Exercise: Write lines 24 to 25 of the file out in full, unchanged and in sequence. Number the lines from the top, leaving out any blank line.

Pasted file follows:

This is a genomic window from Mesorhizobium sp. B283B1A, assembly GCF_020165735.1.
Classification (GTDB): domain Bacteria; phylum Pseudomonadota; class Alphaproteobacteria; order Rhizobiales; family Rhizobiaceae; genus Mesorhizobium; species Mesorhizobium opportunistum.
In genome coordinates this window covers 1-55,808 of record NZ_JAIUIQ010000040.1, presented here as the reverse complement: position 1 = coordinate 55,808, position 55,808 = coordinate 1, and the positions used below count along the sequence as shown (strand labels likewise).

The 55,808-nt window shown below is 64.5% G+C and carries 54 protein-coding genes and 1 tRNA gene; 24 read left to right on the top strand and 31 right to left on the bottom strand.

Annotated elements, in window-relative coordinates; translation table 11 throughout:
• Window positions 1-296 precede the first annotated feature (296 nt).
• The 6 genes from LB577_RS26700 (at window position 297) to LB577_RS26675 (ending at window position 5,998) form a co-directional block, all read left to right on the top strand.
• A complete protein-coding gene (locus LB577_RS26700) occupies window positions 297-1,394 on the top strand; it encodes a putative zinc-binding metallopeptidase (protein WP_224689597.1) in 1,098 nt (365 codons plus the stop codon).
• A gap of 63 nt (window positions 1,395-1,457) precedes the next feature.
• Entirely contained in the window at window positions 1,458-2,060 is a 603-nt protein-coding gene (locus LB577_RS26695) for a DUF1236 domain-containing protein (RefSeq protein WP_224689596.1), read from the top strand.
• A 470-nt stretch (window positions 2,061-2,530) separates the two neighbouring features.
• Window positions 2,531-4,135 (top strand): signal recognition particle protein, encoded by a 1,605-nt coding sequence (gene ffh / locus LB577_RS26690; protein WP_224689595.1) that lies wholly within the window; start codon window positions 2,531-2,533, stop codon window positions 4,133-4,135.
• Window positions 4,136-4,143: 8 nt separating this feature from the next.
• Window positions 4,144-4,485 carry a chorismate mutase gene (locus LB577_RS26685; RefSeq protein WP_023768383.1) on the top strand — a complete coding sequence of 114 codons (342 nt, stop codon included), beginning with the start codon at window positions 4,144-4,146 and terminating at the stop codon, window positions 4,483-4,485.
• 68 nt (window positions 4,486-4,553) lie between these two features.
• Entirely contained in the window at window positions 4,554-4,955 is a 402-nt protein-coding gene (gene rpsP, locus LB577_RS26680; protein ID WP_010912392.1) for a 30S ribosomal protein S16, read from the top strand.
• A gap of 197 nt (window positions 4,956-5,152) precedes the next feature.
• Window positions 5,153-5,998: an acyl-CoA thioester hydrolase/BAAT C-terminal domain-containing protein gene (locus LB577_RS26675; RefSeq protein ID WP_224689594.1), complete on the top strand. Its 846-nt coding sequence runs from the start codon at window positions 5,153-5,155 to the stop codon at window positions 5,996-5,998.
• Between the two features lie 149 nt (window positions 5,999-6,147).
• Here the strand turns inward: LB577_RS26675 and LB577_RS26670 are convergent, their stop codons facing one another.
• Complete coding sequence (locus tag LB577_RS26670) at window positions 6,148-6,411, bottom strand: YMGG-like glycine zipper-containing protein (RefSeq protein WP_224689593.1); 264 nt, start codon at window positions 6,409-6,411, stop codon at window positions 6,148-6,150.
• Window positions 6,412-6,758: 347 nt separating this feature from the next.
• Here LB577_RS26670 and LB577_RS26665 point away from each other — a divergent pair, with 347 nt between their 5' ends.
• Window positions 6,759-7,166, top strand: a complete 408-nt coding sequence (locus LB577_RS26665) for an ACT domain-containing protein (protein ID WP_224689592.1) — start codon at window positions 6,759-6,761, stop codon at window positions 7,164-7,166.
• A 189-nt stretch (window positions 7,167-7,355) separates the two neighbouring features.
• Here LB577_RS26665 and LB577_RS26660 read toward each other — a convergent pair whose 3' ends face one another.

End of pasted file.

• Window positions 6,759-7,166, top strand: a complete 408-nt coding sequence (locus LB577_RS26665) for an ACT domain-containing protein (protein ID WP_224689592.1) — start codon at window positions 6,759-6,761, stop codon at window positions 7,164-7,166.
• A 189-nt stretch (window positions 7,167-7,355) separates the two neighbouring features.